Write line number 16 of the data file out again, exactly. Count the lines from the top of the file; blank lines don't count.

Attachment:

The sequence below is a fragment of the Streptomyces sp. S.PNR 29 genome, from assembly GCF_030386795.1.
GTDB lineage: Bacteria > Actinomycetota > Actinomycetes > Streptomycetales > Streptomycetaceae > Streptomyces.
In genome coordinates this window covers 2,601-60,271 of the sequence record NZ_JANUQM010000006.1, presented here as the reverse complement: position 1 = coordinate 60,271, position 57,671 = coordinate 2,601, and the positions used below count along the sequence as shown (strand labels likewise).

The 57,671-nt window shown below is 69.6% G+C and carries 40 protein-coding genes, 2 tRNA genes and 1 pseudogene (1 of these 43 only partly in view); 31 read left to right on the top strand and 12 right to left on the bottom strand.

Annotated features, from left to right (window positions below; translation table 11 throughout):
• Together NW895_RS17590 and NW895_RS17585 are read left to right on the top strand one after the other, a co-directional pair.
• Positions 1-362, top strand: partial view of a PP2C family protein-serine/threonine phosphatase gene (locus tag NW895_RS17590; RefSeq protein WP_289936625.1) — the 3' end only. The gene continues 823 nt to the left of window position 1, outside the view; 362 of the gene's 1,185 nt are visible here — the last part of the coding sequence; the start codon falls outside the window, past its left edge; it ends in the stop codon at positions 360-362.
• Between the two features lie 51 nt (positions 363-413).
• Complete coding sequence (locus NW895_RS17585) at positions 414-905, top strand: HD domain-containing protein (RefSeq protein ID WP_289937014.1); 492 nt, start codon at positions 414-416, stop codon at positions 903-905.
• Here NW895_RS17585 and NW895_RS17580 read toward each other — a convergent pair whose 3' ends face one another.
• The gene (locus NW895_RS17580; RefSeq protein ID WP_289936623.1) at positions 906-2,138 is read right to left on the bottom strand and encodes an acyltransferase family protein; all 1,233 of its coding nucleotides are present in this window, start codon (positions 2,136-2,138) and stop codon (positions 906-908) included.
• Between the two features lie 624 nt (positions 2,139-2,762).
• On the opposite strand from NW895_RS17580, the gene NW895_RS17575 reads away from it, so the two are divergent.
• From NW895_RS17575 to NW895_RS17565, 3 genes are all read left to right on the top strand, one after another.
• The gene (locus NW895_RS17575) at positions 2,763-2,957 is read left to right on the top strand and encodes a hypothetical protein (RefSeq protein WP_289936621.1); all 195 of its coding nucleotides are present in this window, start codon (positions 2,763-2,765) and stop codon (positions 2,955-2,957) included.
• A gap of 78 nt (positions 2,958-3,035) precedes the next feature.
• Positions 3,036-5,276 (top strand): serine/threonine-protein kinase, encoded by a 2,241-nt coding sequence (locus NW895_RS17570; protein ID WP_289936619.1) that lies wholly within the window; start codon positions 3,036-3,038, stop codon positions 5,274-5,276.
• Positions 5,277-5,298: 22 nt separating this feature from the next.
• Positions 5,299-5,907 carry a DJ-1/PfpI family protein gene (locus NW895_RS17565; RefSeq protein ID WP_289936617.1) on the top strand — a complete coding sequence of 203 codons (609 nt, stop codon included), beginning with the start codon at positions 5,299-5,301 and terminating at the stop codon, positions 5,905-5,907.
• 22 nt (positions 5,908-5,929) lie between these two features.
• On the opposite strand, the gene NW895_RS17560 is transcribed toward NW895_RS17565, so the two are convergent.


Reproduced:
• A gap of 78 nt (positions 2,958-3,035) precedes the next feature.